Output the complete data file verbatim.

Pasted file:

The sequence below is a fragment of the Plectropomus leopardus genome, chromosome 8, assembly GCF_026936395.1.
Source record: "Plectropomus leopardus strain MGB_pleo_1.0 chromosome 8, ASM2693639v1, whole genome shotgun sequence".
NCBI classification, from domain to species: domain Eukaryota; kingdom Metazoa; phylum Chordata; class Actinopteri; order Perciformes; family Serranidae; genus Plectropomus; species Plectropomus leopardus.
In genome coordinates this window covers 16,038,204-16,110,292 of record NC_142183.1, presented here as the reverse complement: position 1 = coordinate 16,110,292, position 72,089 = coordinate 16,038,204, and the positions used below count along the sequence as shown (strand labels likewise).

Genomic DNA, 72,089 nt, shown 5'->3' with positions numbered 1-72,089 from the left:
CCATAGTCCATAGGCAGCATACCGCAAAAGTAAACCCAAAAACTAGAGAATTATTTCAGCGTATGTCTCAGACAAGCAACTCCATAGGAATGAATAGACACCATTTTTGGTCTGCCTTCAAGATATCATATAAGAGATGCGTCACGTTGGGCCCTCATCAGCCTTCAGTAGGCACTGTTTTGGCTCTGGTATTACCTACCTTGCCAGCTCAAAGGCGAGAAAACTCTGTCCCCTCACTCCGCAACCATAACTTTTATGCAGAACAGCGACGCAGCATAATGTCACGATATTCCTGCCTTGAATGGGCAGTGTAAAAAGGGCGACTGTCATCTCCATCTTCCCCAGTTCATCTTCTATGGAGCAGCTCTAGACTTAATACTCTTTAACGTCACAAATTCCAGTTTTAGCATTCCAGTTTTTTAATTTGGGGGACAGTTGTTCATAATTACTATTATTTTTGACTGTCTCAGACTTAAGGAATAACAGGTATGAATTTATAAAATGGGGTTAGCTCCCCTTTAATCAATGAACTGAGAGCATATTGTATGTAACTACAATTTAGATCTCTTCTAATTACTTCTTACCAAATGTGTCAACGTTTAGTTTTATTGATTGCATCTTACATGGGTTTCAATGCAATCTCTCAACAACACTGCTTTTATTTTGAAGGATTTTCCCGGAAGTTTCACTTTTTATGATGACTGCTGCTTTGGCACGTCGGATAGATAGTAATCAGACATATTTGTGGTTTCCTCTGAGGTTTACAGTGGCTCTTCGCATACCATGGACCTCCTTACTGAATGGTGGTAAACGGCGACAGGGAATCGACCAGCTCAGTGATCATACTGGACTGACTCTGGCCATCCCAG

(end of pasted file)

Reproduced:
The sequence below is a fragment of the Plectropomus leopardus genome, chromosome 8, assembly GCF_026936395.1.
Source record: "Plectropomus leopardus strain MGB_pleo_1.0 chromosome 8, ASM2693639v1, whole genome shotgun sequence".
NCBI classification, from domain to species: domain Eukaryota; kingdom Metazoa; phylum Chordata; class Actinopteri; order Perciformes; family Serranidae; genus Plectropomus; species Plectropomus leopardus.
In genome coordinates this window covers 16,038,204-16,110,292 of record NC_142183.1, presented here as the reverse complement: position 1 = coordinate 16,110,292, position 72,089 = coordinate 16,038,204, and the positions used below count along the sequence as shown (strand labels likewise).

Genomic DNA, 72,089 nt, shown 5'->3' with positions numbered 1-72,089 from the left:
CCATAGTCCATAGGCAGCATACCGCAAAAGTAAACCCAAAAACTAGAGAATTATTTCAGCGTATGTCTCAGACAAGCAACTCCATAGGAATGAATAGACACCATTTTTGGTCTGCCTTCAAGATATCATATAAGAGATGCGTCACGTTGGGCCCTCATCAGCCTTCAGTAGGCACTGTTTTGGCTCTGGTATTACCTACCTTGCCAGCTCAAAGGCGAGAAAACTCTGTCCCCTCACTCCGCAACCATAACTTTTATGCAGAACAGCGACGCAGCATAATGTCACGATATTCCTGCCTTGAATGGGCAGTGTAAAAAGGGCGACTGTCATCTCCATCTTCCCCAGTTCATCTTCTATGGAGCAGCTCTAGACTTAATACTCTTTAACGTCACAAATTCCAGTTTTAGCATTCCAGTTTTTTAATTTGGGGGACAGTTGTTCATAATTACTATTATTTTTGACTGTCTCAGACTTAAGGAATAACAGGTATGAATTTATAAAATGGGGTTAGCTCCCCTTTAATCAATGAACTGAGAGCATATTGTATGTAACTACAATTTAGATCTCTTCTAATTACTTCTTACCAAATGTGTCAACGTTTAGTTTTATTGATTGCATCTTACATGGGTTTCAATGCAATCTCTCAACAACACTGCTTTTATTTTGAAGGATTTTCCCGGAAGTTTCACTTTTTATGATGACTGCTGCTTTGGCACGTCGGATAGATAGTAATCAGACATATTTGTGGTTTCCTCTGAGGTTTACAGTGGCTCTTCGCATACCATGGACCTCCTTACTGAATGGTGGTAAACGGCGACAGGGAATCGACCAGCTCAGTGATCATACTGGACTGACTCTGGCCATCCCAG